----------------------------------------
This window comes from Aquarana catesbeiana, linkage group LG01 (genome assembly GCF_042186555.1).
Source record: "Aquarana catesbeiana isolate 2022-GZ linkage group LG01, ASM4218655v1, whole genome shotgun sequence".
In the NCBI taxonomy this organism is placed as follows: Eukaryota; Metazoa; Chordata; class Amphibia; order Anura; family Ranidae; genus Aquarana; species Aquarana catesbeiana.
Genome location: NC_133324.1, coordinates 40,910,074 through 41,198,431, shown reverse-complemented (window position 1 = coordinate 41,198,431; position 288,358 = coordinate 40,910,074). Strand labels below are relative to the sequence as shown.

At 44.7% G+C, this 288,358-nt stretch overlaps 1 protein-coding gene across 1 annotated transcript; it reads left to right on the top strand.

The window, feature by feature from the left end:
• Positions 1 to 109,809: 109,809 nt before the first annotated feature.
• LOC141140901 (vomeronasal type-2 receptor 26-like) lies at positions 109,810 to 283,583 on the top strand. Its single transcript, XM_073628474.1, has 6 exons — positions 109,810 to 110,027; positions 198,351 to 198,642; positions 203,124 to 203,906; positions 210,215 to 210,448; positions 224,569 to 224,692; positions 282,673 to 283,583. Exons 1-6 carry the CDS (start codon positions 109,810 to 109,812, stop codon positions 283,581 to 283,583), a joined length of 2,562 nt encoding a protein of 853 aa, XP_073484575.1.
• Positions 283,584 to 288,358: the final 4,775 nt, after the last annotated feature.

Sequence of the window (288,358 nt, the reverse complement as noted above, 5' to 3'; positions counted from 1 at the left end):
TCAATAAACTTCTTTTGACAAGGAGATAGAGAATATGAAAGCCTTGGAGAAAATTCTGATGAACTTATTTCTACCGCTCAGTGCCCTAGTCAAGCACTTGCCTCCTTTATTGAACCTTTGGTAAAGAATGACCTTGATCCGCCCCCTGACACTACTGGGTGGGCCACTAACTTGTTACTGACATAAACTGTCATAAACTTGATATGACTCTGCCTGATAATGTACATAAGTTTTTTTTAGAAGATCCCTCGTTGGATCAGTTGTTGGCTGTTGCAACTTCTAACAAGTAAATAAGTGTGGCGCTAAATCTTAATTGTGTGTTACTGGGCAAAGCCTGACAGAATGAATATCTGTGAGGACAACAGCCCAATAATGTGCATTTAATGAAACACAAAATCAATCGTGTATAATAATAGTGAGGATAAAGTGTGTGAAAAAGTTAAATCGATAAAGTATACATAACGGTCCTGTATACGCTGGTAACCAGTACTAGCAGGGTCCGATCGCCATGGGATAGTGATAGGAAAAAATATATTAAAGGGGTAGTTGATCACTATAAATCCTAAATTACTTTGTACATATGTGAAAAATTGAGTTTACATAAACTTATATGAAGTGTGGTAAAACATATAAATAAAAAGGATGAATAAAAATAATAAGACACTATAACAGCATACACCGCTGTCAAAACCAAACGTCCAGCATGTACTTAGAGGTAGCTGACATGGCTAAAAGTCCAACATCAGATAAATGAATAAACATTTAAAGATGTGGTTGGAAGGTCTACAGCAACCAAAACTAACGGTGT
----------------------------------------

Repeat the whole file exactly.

This window comes from Aquarana catesbeiana, linkage group LG01 (genome assembly GCF_042186555.1).
Source record: "Aquarana catesbeiana isolate 2022-GZ linkage group LG01, ASM4218655v1, whole genome shotgun sequence".
In the NCBI taxonomy this organism is placed as follows: Eukaryota; Metazoa; Chordata; class Amphibia; order Anura; family Ranidae; genus Aquarana; species Aquarana catesbeiana.
Genome location: NC_133324.1, coordinates 40,910,074 through 41,198,431, shown reverse-complemented (window position 1 = coordinate 41,198,431; position 288,358 = coordinate 40,910,074). Strand labels below are relative to the sequence as shown.

At 44.7% G+C, this 288,358-nt stretch overlaps 1 protein-coding gene across 1 annotated transcript; it reads left to right on the top strand.

The window, feature by feature from the left end:
• Positions 1 to 109,809: 109,809 nt before the first annotated feature.
• LOC141140901 (vomeronasal type-2 receptor 26-like) lies at positions 109,810 to 283,583 on the top strand. Its single transcript, XM_073628474.1, has 6 exons — positions 109,810 to 110,027; positions 198,351 to 198,642; positions 203,124 to 203,906; positions 210,215 to 210,448; positions 224,569 to 224,692; positions 282,673 to 283,583. Exons 1-6 carry the CDS (start codon positions 109,810 to 109,812, stop codon positions 283,581 to 283,583), a joined length of 2,562 nt encoding a protein of 853 aa, XP_073484575.1.
• Positions 283,584 to 288,358: the final 4,775 nt, after the last annotated feature.

Sequence of the window (288,358 nt, the reverse complement as noted above, 5' to 3'; positions counted from 1 at the left end):
TCAATAAACTTCTTTTGACAAGGAGATAGAGAATATGAAAGCCTTGGAGAAAATTCTGATGAACTTATTTCTACCGCTCAGTGCCCTAGTCAAGCACTTGCCTCCTTTATTGAACCTTTGGTAAAGAATGACCTTGATCCGCCCCCTGACACTACTGGGTGGGCCACTAACTTGTTACTGACATAAACTGTCATAAACTTGATATGACTCTGCCTGATAATGTACATAAGTTTTTTTTAGAAGATCCCTCGTTGGATCAGTTGTTGGCTGTTGCAACTTCTAACAAGTAAATAAGTGTGGCGCTAAATCTTAATTGTGTGTTACTGGGCAAAGCCTGACAGAATGAATATCTGTGAGGACAACAGCCCAATAATGTGCATTTAATGAAACACAAAATCAATCGTGTATAATAATAGTGAGGATAAAGTGTGTGAAAAAGTTAAATCGATAAAGTATACATAACGGTCCTGTATACGCTGGTAACCAGTACTAGCAGGGTCCGATCGCCATGGGATAGTGATAGGAAAAAATATATTAAAGGGGTAGTTGATCACTATAAATCCTAAATTACTTTGTACATATGTGAAAAATTGAGTTTACATAAACTTATATGAAGTGTGGTAAAACATATAAATAAAAAGGATGAATAAAAATAATAAGACACTATAACAGCATACACCGCTGTCAAAACCAAACGTCCAGCATGTACTTAGAGGTAGCTGACATGGCTAAAAGTCCAACATCAGATAAATGAATAAACATTTAAAGATGTGGTTGGAAGGTCTACAGCAACCAAAACTAACGGTGT